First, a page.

Endocrine Abstracts (2007) 14 P136

Leptin and adiponectin interact in regulating prostate cancer cell growth

Tina Mistry1, Janet Digby1, Ken Desai2 & Harpal Randeva1


1University of Warwick Medical School, Coventry, United Kingdom; 2University Hospital Coventry and Warwickshire, Coventry, United Kingdom.


Introduction: Leptin and adiponectin have opposing properties and are implicated as molecular mediators between obesity and (aggressive) prostate cancer. Adiponectin, circulates inversely proportional to visceral fat accumulation, and has demonstrated anti-proliferative effects in prostate cancer cells; circulating leptin levels increase with visceral fat accumulation and has shown mitogenic effects. We propose that adiponectin and leptin interact in prostate cancer cell growth regulation.

Materials and Methods: We studied the effect of full-length (fAd) and globular (gAd) adiponectin (0.01 nM–100 nM) ± 100 nM leptin on LNCaP and PC3 prostate cancer cell proliferation. p53 tumour suppressor and bcl-2 oncogene expression was measured using quantitative RT-PCR.

Results: LNCaP: co-incubation of fAd with leptin resulted in decreased cell proliferation; fAd alone had little effect. gAd alone slightly increased proliferation and had little effect when co-incubated with leptin. fAd alone increased p53 mRNA expression and rescued leptin-induced inhibition of p53 expression; both fAd and gAd alone increased bcl-2 expression, but reduced expression to below basal when co-incubated with leptin. PC3: fAd decreased proliferation at 100nM, but reduced proliferation to half of basal when co-incubated with leptin; gAd alone increased proliferation but reduced proliferation to basal when co-incubated with leptin. Both fAd and gAd demonstrated significant dose-dependent increases in p53 mRNA expression when co-incubated with leptin; both fAd and gAd reduced bcl-2 expression to negligible levels despite the addition of leptin.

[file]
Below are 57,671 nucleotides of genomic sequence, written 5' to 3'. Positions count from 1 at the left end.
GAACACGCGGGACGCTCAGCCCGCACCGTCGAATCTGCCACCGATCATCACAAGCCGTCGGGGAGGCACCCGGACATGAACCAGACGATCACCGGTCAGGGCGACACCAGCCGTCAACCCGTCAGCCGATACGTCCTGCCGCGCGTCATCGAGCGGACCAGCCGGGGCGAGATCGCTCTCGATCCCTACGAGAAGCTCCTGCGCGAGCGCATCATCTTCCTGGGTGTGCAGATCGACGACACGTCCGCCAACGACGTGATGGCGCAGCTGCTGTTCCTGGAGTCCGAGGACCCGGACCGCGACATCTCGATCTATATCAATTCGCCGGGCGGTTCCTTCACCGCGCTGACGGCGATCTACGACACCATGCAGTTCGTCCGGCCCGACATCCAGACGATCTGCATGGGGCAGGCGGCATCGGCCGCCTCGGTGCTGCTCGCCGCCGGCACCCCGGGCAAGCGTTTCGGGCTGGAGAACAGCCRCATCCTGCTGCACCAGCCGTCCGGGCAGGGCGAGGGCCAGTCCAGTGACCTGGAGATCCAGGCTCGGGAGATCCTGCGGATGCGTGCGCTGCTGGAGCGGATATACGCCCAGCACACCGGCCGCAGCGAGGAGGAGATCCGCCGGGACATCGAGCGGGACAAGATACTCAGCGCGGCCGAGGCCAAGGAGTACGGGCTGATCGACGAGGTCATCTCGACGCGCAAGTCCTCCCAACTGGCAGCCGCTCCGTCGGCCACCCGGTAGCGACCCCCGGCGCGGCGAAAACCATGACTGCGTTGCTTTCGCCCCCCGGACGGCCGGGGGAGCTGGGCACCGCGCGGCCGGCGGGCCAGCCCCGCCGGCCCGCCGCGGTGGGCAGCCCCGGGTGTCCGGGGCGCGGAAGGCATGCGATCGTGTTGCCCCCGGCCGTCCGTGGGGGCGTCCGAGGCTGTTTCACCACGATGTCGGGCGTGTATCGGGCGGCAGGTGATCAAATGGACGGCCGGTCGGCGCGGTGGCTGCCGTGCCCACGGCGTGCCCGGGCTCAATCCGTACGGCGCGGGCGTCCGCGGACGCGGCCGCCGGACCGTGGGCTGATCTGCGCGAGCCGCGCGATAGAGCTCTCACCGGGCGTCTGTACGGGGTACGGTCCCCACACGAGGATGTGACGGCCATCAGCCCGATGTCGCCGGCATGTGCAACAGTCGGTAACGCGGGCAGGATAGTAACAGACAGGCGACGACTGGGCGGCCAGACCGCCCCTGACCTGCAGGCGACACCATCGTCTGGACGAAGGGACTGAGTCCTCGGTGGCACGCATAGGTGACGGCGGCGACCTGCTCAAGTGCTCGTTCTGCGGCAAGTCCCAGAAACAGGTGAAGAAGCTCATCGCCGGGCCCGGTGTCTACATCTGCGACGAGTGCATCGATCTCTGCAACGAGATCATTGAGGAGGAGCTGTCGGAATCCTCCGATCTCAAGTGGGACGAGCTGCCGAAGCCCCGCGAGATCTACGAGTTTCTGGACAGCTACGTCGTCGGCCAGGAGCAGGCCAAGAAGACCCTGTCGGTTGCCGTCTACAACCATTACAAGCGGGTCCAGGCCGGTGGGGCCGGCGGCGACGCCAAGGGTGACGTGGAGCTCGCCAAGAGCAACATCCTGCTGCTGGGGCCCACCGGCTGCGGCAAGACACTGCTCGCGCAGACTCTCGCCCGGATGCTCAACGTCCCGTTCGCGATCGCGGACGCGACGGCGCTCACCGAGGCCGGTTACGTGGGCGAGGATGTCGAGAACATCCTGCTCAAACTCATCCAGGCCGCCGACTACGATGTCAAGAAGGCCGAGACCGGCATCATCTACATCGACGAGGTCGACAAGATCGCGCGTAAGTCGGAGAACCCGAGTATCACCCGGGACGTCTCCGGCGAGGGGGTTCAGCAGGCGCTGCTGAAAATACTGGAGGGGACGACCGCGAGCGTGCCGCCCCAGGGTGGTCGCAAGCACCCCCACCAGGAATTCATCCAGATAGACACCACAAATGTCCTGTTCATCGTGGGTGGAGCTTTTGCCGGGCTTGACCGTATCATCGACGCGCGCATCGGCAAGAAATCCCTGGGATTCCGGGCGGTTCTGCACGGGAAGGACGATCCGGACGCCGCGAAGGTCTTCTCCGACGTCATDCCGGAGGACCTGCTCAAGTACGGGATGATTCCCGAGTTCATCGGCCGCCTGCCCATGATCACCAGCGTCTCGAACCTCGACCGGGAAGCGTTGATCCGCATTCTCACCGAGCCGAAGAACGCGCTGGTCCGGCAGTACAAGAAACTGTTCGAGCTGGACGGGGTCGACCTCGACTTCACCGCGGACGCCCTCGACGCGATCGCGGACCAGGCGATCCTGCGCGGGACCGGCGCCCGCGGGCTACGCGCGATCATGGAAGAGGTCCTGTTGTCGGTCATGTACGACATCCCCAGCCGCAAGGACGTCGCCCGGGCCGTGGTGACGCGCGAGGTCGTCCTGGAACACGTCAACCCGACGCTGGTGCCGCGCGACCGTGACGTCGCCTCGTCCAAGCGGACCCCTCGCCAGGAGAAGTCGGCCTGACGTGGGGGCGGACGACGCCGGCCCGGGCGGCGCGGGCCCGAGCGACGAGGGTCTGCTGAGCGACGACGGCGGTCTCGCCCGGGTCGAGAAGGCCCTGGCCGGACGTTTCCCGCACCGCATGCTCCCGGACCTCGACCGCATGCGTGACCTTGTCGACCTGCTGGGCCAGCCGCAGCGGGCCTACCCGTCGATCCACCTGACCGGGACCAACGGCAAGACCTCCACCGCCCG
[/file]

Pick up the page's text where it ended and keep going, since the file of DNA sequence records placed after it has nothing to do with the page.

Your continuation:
Conclusion: We show an interaction between adiponectin and leptin in the regulation of prostate cancer cell proliferation through modulation of p53 and bcl-2 expression; this is most marked in the advanced PC3 cell line. Concurrent hyperleptinaemia and hypoadiponectinaemia in obese patients may modulate prostate cancer progression, and serum leptin:adiponectin ratio could represent a new prognostic marker; increasing circulating fAd in these patients may be a novel treatment for this disease.

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